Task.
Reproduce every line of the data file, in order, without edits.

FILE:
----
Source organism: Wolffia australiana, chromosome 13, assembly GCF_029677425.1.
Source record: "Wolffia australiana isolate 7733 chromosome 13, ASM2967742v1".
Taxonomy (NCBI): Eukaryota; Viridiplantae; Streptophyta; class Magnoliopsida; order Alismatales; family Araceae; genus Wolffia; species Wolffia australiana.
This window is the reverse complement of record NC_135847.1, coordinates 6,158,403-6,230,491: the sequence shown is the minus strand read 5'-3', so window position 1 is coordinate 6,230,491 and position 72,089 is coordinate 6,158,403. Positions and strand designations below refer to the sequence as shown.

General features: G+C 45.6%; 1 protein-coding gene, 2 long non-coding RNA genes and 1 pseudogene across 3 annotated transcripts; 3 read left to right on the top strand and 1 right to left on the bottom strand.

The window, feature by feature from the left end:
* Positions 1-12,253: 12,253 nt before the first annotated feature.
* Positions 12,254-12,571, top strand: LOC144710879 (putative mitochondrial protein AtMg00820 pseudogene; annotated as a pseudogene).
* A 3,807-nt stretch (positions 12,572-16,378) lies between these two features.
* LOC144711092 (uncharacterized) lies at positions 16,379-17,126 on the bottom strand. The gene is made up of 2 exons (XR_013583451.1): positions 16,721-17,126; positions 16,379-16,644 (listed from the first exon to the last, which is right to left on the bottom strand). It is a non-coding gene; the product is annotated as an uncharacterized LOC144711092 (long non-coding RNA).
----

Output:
Source organism: Wolffia australiana, chromosome 13, assembly GCF_029677425.1.
Source record: "Wolffia australiana isolate 7733 chromosome 13, ASM2967742v1".
Taxonomy (NCBI): Eukaryota; Viridiplantae; Streptophyta; class Magnoliopsida; order Alismatales; family Araceae; genus Wolffia; species Wolffia australiana.
This window is the reverse complement of record NC_135847.1, coordinates 6,158,403-6,230,491: the sequence shown is the minus strand read 5'-3', so window position 1 is coordinate 6,230,491 and position 72,089 is coordinate 6,158,403. Positions and strand designations below refer to the sequence as shown.

General features: G+C 45.6%; 1 protein-coding gene, 2 long non-coding RNA genes and 1 pseudogene across 3 annotated transcripts; 3 read left to right on the top strand and 1 right to left on the bottom strand.

The window, feature by feature from the left end:
* Positions 1-12,253: 12,253 nt before the first annotated feature.
* Positions 12,254-12,571, top strand: LOC144710879 (putative mitochondrial protein AtMg00820 pseudogene; annotated as a pseudogene).
* A 3,807-nt stretch (positions 12,572-16,378) lies between these two features.
* LOC144711092 (uncharacterized) lies at positions 16,379-17,126 on the bottom strand. The gene is made up of 2 exons (XR_013583451.1): positions 16,721-17,126; positions 16,379-16,644 (listed from the first exon to the last, which is right to left on the bottom strand). It is a non-coding gene; the product is annotated as an uncharacterized LOC144711092 (long non-coding RNA).